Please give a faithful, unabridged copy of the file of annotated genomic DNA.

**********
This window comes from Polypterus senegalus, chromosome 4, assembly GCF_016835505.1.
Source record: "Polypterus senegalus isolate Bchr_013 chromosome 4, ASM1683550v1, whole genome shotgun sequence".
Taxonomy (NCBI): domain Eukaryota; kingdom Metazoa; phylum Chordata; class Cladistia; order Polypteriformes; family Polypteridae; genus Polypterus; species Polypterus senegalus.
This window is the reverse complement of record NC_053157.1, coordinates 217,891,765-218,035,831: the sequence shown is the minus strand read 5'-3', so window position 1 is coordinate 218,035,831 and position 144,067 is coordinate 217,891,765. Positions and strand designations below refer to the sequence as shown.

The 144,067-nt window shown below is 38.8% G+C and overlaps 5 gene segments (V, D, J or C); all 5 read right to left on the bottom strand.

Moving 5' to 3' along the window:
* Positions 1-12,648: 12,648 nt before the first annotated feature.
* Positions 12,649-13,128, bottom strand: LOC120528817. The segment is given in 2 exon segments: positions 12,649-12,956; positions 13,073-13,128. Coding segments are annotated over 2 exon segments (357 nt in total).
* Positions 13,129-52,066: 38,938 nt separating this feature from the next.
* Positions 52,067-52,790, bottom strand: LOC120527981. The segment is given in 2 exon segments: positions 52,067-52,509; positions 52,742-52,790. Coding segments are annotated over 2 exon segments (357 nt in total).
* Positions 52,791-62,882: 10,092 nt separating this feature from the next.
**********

This window comes from Polypterus senegalus, chromosome 4, assembly GCF_016835505.1.
Source record: "Polypterus senegalus isolate Bchr_013 chromosome 4, ASM1683550v1, whole genome shotgun sequence".
Taxonomy (NCBI): domain Eukaryota; kingdom Metazoa; phylum Chordata; class Cladistia; order Polypteriformes; family Polypteridae; genus Polypterus; species Polypterus senegalus.
This window is the reverse complement of record NC_053157.1, coordinates 217,891,765-218,035,831: the sequence shown is the minus strand read 5'-3', so window position 1 is coordinate 218,035,831 and position 144,067 is coordinate 217,891,765. Positions and strand designations below refer to the sequence as shown.

The 144,067-nt window shown below is 38.8% G+C and overlaps 5 gene segments (V, D, J or C); all 5 read right to left on the bottom strand.

Moving 5' to 3' along the window:
* Positions 1-12,648: 12,648 nt before the first annotated feature.
* Positions 12,649-13,128, bottom strand: LOC120528817. The segment is given in 2 exon segments: positions 12,649-12,956; positions 13,073-13,128. Coding segments are annotated over 2 exon segments (357 nt in total).
* Positions 13,129-52,066: 38,938 nt separating this feature from the next.
* Positions 52,067-52,790, bottom strand: LOC120527981. The segment is given in 2 exon segments: positions 52,067-52,509; positions 52,742-52,790. Coding segments are annotated over 2 exon segments (357 nt in total).
* Positions 52,791-62,882: 10,092 nt separating this feature from the next.